What the growth of tiny computers means for medicine
Competition among personal digital assistants means new choices for physicians trying to stay organized
From the October 1998 ACP-ASIM Observer, copyright © 1998 by the American College of Physicians-American Society of Internal Medicine.
By Howard Wolinsky
Karl Hsu, MD, a third-year internal medicine resident at Johns Hopkins Hospital in Baltimore, carries what he calls his "peripheral brain" in his pocket. Instead of fumbling with papers or searching through textbooks and phone books, Dr. Hsu keeps the data he needs at his fingertips in his personal digital assistant (PDA), which fits snugly in his shirt pocket.
PDAs and electronic organizers have been on the market for years, but changes in technology during the past two years have attracted millions of new users. According to the San Jose, Calif.-based market research firm Dataquest, consumers bought 2.4 million handheld computers in 1997, a 65% increase over 1996.
Dr. Hsu's success with his PalmPilot Professional, the second generation of 3Com's PalmPilot PDA, helps explain the phenomenon. Because he has a terrible time remembering names and dates, Dr. Hsu taps into his PalmPilot four or five times a day to check on appointments and retrieve phone numbers and addresses. Stored within his PDA are the names, phone numbers and medical conditions of the 100 patients he follows in an outpatient continuity clinic. Included are case history numbers in the event he is near a desktop computer and wants access to more complete records.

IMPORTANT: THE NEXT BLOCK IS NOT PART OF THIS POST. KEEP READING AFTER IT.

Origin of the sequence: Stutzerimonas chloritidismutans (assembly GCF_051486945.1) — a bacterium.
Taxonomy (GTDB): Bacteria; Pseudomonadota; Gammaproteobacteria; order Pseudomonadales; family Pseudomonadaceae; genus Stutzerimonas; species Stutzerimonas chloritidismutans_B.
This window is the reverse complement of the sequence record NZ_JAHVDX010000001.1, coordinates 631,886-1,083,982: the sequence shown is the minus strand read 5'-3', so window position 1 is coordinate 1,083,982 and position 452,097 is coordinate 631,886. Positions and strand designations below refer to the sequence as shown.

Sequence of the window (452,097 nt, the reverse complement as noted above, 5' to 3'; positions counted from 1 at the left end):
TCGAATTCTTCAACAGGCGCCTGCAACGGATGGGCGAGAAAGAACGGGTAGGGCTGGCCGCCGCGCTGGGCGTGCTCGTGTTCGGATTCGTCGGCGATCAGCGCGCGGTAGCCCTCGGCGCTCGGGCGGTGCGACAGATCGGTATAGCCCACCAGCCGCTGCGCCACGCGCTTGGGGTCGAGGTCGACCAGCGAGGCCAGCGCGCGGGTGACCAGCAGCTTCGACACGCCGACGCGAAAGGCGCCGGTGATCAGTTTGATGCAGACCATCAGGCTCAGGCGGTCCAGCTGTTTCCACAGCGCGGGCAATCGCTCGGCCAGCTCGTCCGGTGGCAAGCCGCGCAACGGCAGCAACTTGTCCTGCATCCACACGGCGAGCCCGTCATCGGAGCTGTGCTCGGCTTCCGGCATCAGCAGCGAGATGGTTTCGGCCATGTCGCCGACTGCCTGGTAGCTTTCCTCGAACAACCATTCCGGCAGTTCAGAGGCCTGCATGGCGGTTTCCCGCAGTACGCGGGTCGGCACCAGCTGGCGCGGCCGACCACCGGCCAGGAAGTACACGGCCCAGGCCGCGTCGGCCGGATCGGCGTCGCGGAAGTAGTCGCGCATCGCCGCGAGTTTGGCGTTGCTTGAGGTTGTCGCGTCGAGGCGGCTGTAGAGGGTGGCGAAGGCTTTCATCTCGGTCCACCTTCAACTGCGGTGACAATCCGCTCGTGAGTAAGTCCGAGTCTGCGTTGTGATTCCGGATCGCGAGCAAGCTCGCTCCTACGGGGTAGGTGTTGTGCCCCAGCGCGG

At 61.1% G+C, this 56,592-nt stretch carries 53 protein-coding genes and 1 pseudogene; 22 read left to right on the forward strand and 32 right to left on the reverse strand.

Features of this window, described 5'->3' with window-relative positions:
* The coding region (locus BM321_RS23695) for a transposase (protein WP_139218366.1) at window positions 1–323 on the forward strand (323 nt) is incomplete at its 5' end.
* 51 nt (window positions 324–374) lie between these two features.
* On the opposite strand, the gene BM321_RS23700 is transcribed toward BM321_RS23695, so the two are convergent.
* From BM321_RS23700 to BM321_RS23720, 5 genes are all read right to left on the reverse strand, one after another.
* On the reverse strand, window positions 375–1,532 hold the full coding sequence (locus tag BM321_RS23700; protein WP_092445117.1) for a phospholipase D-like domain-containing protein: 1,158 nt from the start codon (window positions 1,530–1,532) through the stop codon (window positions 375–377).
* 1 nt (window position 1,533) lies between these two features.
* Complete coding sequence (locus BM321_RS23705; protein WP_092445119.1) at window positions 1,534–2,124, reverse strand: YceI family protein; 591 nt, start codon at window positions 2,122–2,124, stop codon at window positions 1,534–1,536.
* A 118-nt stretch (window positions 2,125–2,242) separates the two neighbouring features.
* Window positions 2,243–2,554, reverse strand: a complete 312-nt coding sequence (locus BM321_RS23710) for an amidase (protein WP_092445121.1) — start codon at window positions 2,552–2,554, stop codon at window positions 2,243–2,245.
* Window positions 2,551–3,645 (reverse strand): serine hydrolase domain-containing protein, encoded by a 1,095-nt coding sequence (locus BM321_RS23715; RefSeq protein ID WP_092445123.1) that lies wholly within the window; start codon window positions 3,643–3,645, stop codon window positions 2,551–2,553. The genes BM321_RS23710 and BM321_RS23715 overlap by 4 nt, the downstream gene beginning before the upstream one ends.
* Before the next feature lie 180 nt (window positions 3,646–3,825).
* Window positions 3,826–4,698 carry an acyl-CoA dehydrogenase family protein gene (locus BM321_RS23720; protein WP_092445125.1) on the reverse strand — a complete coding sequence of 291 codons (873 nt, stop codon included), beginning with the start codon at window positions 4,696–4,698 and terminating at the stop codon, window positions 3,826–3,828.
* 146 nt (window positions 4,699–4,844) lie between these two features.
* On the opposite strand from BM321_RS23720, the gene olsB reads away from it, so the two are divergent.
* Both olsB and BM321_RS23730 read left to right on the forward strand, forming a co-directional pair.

Dr. Hsu also uses his PalmPilot, which costs less than $400, to take notes during grand rounds, and he keeps copies of key practice guidelines, such as those for immunizations and cancer screening, in his PDA. He has even developed special calculators to compute such factors as creatinine clearance and fractional excretion of sodium. The programs are given away as "freeware" at PalmPilot Web sites such as Doctor PalmPilot (oac1.oac.tju.edu/~info/JMG/index.html).
In short, Dr. Hsu said, his PDA helps him keep his life and practice in order. "The way medical information expands, there is too much to keep in your head and too much to put on paper in your pockets," he explained. "My PalmPilot can hold all that information and keep it organized."
Since its introduction in 1996, the PalmPilot family has sold a whopping 1.6 million units. And though PalmPilot products control roughly 60% of a $1 billion market, it is only one of many PDAs.
The PalmPilot is considered a palmtop because of its tiny size, but a number of other larger PDAs, commonly referred to as handhelds, are on the market. J. Michael Kramer, MD, a resident in the combined internal medicine/pediatrics program at the University of Michigan, uses the Philips Velo 1, a larger handheld device that costs about $600. Dr. Kramer said the device easily fits into his lab coat or a hip bag. (Other handheld devices include the Sharp Mobilon HC-4600, the Psion Series 5, the Casio Cassiopeia Handheld, the Hewlett- Packard HP 620LX PC and the LG Electronics Phenom Ultra.)
"It has changed my life and how I organize information," said Dr. Kramer, who runs an e-mail discussion group on handheld and palmtop computers. "I take notes in lectures and while reading journals using handwriting recognition. It takes no longer than writing on paper."
Dr. Kramer also uses Pocketchart, software that allows him to produce patient notes that meet HCFA documentation guidelines. (See www.physix.com for more information on this software.) He prints his notes directly to a printer on the wards, or he connects his Velo to a workstation so he can edit his notes using a full-size keyboard.